Kerr and Co would be the first to admit they ran out of gas in the 90’s with personal and professional upheaval taking its toll. The band was also a victim of Grunge and Hip Hop’s ascendancy. With neck-snapping speed the band went from stadium headliner to being undeservedly lumped in with other 80’s bands as “also-rans” in the musical popularity sweepstakes. Hardcore fans hung with the band through numerous quality releases that were not substandard by any measurement, but the band had lost momentum and promotional backing from the corporate music business. For fans that forgot about this glorious band, there is much to lure them back on this release. Simple Minds have figured out the conundrum that has stymied them, how to marry their uplifting music to modern listen to public demands, and utilize their storied music making past.

Big Music is Simple Minds answer to that conundrum. The band is bringing together crisp modernity, heart opening lyrics and the best sounds culled from their legendary career. The album is called Big Music and rightly so, because that is what it is, and it is what Simple Minds have always been about, Jim Kerr’s powerful voice, Charlie’s shimmering guitar, Mel’s driving drum and those hooky keyboards that filled any space with glorious music.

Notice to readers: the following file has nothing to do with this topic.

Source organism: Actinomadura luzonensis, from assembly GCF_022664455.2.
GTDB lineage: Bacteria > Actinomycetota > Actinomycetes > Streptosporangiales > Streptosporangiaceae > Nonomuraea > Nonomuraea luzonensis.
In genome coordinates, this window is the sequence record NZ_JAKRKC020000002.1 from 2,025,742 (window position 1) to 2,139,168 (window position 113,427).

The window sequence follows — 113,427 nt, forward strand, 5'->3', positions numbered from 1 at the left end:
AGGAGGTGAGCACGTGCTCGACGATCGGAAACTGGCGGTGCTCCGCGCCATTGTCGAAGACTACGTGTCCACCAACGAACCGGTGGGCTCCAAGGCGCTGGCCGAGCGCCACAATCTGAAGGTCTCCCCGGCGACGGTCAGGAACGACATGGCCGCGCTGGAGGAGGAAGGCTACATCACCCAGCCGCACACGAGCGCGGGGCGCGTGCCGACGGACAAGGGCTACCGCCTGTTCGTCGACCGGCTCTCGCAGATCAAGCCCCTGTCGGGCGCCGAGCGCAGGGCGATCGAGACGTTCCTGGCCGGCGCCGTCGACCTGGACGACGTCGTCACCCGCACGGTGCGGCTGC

The album kicks off with Blindfolded, a song that is a distillation of everything great that Simple Minds have to offer. Containing excellent vocals from Kerr, and Burchill on top of his guitar with a driving sound that picks up where Once Upon a Time left off. This song gives notice that Simple Minds are back and ready to take no prisoners. An uplifting song you can dance to as it unreels over a large aural canvas. Midnight Walking was conceived by Kerr as he thought of his son walking the North London streets a bit worse for wear. Kerr is observing in the song how things are in constant movement but the questions always seem to be the same. It also seems to address the modern phenomena of having hundreds of friends on social networks but being alone. The music takes the listener back to New Gold Dream, then injects modern sensibilities.